The past year began in uncertainty due to the global pandemic and the ongoing strife happening in our country and throughout the world. However, the Wesleyan University community persevered and thrived.
Faculty explored new and innovative ideas, and students grew in ways that they couldn’t have anticipated. Throughout the year the Wesleyan Connection was there to document the life of a place that is always creative, always pushing for a better and more just world.
Here’s a small sampling of the stories that mattered this past year:
The Andrew W. Mellon Foundation funded the Carceral Connecticut Project, a multidisciplinary venture that will examine the history of race, capitalism, and violence in the Connecticut River Valley. Over the next three years, the project will explore the past and contemporary resonances of slavery, race, and industrialization in New England through innovative courses, engagement with archives and museums, and public presentations which include exhibitions, theatrical performances, a conference, and a documentary film.
Wesleyan’s second annual Equity and Inclusion Summit, held January 31 through February 3, examined the ways that the University can become a more inclusive place. ““It’s not enough to just be not racist,” said Ariana Molokwu, Embodying Antiracism Initiative Associate Producer. “In order for us to have a safe and inclusive space … we need to go a step further. We need to be actively anti-racist.”
The Russian invasion of Ukraine prompted an outcry among the Wesleyan community. Students staged a rally in support of the beleaguered nation. With Ukrainian flags flying, students expressed their fears for their families and the hope that peace would be on the horizon.
A trio of students received Davis Projects for Peace grants to help towns in Africa improve educational opportunities and mental health outcomes for young women.
May was a month of celebrations, with two sets of reunions (including the belated 50th anniversary of the Class of 1970) and Wesleyan’s 190th Commencement celebrating the Class of 2022. “Diversity and democracy are like a tree, they grow not from the top down, but from the bottom up. Remember that what you do every day matters—what you say, what you encourage, what you oppose, what you imagine, what you love with all your hearts—and that includes laughter,” said honorary degree recipient Gloria Steinem.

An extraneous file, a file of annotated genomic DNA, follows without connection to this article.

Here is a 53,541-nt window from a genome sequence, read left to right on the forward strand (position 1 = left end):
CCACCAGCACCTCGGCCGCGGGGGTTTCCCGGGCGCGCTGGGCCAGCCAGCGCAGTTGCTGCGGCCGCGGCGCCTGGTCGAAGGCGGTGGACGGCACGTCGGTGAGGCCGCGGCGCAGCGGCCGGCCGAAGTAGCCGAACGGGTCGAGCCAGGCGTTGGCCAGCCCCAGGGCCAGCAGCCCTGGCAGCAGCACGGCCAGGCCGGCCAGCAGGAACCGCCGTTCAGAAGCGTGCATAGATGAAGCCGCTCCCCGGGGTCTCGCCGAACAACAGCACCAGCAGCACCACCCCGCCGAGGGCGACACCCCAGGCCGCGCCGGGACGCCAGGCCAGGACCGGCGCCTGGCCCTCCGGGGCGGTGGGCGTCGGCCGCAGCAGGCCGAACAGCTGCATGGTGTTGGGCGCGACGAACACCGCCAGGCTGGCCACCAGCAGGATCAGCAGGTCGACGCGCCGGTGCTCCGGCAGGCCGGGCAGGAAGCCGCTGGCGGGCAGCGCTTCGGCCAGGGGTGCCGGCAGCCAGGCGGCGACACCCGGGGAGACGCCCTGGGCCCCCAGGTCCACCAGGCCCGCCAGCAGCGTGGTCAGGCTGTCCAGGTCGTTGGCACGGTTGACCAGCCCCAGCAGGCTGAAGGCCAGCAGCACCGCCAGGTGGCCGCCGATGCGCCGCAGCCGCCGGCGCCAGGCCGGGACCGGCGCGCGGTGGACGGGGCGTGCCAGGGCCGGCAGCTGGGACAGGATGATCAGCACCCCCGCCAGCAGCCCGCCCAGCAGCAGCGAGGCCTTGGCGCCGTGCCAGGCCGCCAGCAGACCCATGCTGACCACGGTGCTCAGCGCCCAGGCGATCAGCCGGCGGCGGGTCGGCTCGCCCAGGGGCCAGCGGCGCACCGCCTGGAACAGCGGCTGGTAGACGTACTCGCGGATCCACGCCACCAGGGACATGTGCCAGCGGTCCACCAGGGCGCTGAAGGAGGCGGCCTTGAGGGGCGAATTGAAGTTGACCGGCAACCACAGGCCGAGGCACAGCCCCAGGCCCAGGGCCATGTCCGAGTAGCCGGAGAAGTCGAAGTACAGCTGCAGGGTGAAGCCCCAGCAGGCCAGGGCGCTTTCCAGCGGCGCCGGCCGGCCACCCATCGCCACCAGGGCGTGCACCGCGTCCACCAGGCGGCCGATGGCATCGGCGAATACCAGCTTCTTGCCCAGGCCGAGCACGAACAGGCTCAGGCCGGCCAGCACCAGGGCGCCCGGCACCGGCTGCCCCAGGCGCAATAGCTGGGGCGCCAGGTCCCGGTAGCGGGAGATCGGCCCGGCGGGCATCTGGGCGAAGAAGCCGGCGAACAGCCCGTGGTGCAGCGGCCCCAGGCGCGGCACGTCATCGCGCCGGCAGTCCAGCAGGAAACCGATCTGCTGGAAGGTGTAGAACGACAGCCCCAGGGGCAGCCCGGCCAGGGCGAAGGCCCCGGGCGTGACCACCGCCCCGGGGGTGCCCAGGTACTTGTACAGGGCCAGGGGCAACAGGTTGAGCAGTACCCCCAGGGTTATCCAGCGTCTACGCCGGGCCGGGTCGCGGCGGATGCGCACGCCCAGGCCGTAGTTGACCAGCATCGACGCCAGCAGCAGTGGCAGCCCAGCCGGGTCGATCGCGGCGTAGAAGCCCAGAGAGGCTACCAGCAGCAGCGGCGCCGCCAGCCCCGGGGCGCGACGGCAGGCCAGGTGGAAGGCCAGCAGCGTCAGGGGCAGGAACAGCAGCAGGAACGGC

The University indulged in a bit of time travel, welcoming back to campus the Class of 2020 for an in-person celebration. The class’s 2020 Commencement was held virtually due to the spread of COVID-19. The University also mourned the passing of John A. Driscoll ’62, a ubiquitous and welcoming presence on campus as the longtime head of alumni relations.
The examples of the creativity and innovation of the Wesleyan community are myriad throughout the year, but July offers two representative examples. The Wesleyan Connection told the story of performance artist Toshi Reagon’s campus residency which resulted in the work-in-progress showing of a new work in the fall. Seth Redfield, professor of astronomy, received some of the first data captured by NASA’s Webb Telescope.
Wesleyan has been known throughout its history as a prodigious nurturer of Fulbright Scholars. This year’s cohort will be working throughout the world researching education, government, and other topics.
Students returned to campus excited about the opportunities spread out before them. In addition, a new director was appointed to guide the Center for the Arts as the organization heads into its fifth decade.
The new Center for the Study of Guns and Society, led by Associate Professor of History Jennifer Tucker, held its inaugural conference in October. The conference brought about 150 historians, museum curators, Wesleyan students, and others to campus to explore the historical context behind one of the most polarizing subjects in modern America.
Homecoming and Family Weekend welcomed back several thousand members of the Wesleyan community to watch the football team trounce Williams and to share in performances and lectures held across campus. The University also announced its best fundraising year in the past three years and explored its role in the struggle for reproductive rights.
Throughout the entire academic year, the campus is alive with student performances of all kinds, from original theatre to music to dance. The Winter Dance Concert gave a group of student choreographers the opportunity to express their deepest emotions through dance, an act of courageous self-expression.